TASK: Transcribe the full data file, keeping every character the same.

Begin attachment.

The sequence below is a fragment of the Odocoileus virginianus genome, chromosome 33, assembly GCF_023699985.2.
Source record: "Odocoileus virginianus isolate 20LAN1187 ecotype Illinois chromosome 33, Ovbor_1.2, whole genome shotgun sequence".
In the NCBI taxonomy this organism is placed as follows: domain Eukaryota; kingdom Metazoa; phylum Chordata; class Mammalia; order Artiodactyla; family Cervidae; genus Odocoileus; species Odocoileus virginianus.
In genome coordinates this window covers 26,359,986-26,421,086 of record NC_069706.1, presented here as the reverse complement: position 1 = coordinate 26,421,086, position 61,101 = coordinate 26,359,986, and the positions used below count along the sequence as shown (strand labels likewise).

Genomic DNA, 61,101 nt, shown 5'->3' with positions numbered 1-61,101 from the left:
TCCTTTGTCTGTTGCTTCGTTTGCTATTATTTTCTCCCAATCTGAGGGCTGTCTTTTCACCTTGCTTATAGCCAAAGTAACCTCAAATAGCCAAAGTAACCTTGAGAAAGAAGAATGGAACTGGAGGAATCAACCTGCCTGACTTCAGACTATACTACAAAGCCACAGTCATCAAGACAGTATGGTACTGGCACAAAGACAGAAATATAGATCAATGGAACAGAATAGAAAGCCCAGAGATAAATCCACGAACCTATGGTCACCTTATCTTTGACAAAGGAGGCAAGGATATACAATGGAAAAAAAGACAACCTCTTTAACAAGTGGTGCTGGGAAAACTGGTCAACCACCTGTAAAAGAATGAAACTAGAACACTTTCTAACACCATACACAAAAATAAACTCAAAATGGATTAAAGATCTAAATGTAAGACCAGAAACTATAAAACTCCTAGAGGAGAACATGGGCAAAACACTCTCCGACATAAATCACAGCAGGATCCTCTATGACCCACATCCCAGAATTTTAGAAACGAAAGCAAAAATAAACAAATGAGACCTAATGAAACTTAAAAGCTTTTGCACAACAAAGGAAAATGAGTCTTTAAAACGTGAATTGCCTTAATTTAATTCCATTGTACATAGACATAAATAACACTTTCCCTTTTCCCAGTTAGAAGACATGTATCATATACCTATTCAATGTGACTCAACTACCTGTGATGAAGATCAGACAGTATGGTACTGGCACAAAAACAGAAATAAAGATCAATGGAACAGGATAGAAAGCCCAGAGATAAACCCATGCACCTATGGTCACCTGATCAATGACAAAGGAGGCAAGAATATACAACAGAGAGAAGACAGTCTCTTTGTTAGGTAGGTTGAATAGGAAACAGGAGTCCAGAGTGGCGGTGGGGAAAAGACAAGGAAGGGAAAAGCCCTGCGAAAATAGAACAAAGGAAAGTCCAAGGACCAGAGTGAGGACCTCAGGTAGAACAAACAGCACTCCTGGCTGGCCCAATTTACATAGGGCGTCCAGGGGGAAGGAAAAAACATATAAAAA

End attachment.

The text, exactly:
The sequence below is a fragment of the Odocoileus virginianus genome, chromosome 33, assembly GCF_023699985.2.
Source record: "Odocoileus virginianus isolate 20LAN1187 ecotype Illinois chromosome 33, Ovbor_1.2, whole genome shotgun sequence".
In the NCBI taxonomy this organism is placed as follows: domain Eukaryota; kingdom Metazoa; phylum Chordata; class Mammalia; order Artiodactyla; family Cervidae; genus Odocoileus; species Odocoileus virginianus.
In genome coordinates this window covers 26,359,986-26,421,086 of record NC_069706.1, presented here as the reverse complement: position 1 = coordinate 26,421,086, position 61,101 = coordinate 26,359,986, and the positions used below count along the sequence as shown (strand labels likewise).

Genomic DNA, 61,101 nt, shown 5'->3' with positions numbered 1-61,101 from the left:
TCCTTTGTCTGTTGCTTCGTTTGCTATTATTTTCTCCCAATCTGAGGGCTGTCTTTTCACCTTGCTTATAGCCAAAGTAACCTCAAATAGCCAAAGTAACCTTGAGAAAGAAGAATGGAACTGGAGGAATCAACCTGCCTGACTTCAGACTATACTACAAAGCCACAGTCATCAAGACAGTATGGTACTGGCACAAAGACAGAAATATAGATCAATGGAACAGAATAGAAAGCCCAGAGATAAATCCACGAACCTATGGTCACCTTATCTTTGACAAAGGAGGCAAGGATATACAATGGAAAAAAAGACAACCTCTTTAACAAGTGGTGCTGGGAAAACTGGTCAACCACCTGTAAAAGAATGAAACTAGAACACTTTCTAACACCATACACAAAAATAAACTCAAAATGGATTAAAGATCTAAATGTAAGACCAGAAACTATAAAACTCCTAGAGGAGAACATGGGCAAAACACTCTCCGACATAAATCACAGCAGGATCCTCTATGACCCACATCCCAGAATTTTAGAAACGAAAGCAAAAATAAACAAATGAGACCTAATGAAACTTAAAAGCTTTTGCACAACAAAGGAAAATGAGTCTTTAAAACGTGAATTGCCTTAATTTAATTCCATTGTACATAGACATAAATAACACTTTCCCTTTTCCCAGTTAGAAGACATGTATCATATACCTATTCAATGTGACTCAACTACCTGTGATGAAGATCAGACAGTATGGTACTGGCACAAAAACAGAAATAAAGATCAATGGAACAGGATAGAAAGCCCAGAGATAAACCCATGCACCTATGGTCACCTGATCAATGACAAAGGAGGCAAGAATATACAACAGAGAGAAGACAGTCTCTTTGTTAGGTAGGTTGAATAGGAAACAGGAGTCCAGAGTGGCGGTGGGGAAAAGACAAGGAAGGGAAAAGCCCTGCGAAAATAGAACAAAGGAAAGTCCAAGGACCAGAGTGAGGACCTCAGGTAGAACAAACAGCACTCCTGGCTGGCCCAATTTACATAGGGCGTCCAGGGGGAAGGAAAAAACATATAAAAA